My "tidal basin" cherry tree

Asked March 23, 2020, 2:22 PM EDT

I planted what was described as a "tidal-basin" cherry tree about 20 years ago. It blossoms with slightly pink-tinged petals at first, but looks white during most of the bloom. This has happened this year and every other year except last year. Last year the petals were quite pink and remained pink even after they fell to the ground. I took pictures because it was so surprising. I can't find any discussion of why one tree would vary in tinge from one year to the next, but it must have been a change in conditions. Any explanation you could share would be great.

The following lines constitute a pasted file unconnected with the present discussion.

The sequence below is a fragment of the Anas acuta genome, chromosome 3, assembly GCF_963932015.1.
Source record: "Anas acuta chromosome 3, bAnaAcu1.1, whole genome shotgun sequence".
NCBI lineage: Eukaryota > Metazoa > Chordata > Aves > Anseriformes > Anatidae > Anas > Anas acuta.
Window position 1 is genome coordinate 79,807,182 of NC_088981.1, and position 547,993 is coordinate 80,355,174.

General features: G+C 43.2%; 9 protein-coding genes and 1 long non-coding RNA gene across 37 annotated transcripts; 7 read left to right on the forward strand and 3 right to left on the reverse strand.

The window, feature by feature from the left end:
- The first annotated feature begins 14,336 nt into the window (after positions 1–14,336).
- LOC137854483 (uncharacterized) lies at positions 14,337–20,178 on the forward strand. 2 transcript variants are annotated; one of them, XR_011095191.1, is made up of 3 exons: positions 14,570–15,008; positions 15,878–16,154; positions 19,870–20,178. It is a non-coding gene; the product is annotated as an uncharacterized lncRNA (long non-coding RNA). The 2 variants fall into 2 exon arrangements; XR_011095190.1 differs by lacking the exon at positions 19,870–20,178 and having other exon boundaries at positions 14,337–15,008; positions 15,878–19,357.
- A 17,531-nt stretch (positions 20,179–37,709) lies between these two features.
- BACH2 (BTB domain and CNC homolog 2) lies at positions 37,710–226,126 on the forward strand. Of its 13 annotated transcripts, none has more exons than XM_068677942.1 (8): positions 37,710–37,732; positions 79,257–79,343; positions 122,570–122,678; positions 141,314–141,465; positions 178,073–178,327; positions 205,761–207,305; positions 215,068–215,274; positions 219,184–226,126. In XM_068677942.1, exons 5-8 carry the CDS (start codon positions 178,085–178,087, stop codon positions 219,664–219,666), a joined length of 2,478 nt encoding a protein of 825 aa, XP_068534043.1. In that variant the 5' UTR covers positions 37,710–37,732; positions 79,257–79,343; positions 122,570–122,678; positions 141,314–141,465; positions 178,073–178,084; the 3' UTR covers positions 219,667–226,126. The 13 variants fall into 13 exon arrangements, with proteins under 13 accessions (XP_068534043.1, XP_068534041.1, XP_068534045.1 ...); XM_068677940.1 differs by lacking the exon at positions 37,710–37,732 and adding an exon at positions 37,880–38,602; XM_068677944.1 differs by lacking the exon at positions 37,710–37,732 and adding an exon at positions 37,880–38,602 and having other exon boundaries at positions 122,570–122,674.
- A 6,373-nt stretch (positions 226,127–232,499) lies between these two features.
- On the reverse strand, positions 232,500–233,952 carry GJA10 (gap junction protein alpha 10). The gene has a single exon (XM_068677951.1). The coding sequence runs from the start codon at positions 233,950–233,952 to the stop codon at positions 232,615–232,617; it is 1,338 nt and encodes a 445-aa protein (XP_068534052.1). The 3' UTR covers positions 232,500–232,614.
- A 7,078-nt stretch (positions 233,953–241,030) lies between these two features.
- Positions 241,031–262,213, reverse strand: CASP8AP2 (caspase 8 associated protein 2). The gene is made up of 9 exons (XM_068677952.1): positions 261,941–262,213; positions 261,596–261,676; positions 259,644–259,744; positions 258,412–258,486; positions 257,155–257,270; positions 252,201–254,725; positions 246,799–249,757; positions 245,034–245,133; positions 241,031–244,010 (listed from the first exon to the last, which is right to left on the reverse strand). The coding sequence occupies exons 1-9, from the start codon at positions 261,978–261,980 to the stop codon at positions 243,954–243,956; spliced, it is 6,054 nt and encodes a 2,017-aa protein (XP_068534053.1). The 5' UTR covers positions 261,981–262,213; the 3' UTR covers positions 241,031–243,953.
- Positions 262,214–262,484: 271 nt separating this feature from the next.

Montgomery County Maryland

1 Response

The tidal basin planting of cherries includes several varieties of flowering cherry, though some predominate more than others. Yours may be a form of Yoshino Cherry (Prunus x yedoensis), a common hybrid used in the area. As you mention, typically they start out pinkish when budded and first opening, and mature to white before falling.

While we aren't sure as to why your flowers didn't turn white last year, environmental conditions may have played a role. Other plant species are known to have flower color influenced by temperatures, though this does not seem to be mentioned in relation to cherries. In those cases, cooler temperatures can result in weaker "reds" in some species (crepemyrtle is one example) and stronger reds in others (some orchids and roses). While 2019 was warmer than average overall, March was one of the few months where temperatures were below average that year. Last spring's peak bloom (at the tidal basin, at least) was reported to be April 1. Therefore, it might simply be the case that weather influenced the color on your trees.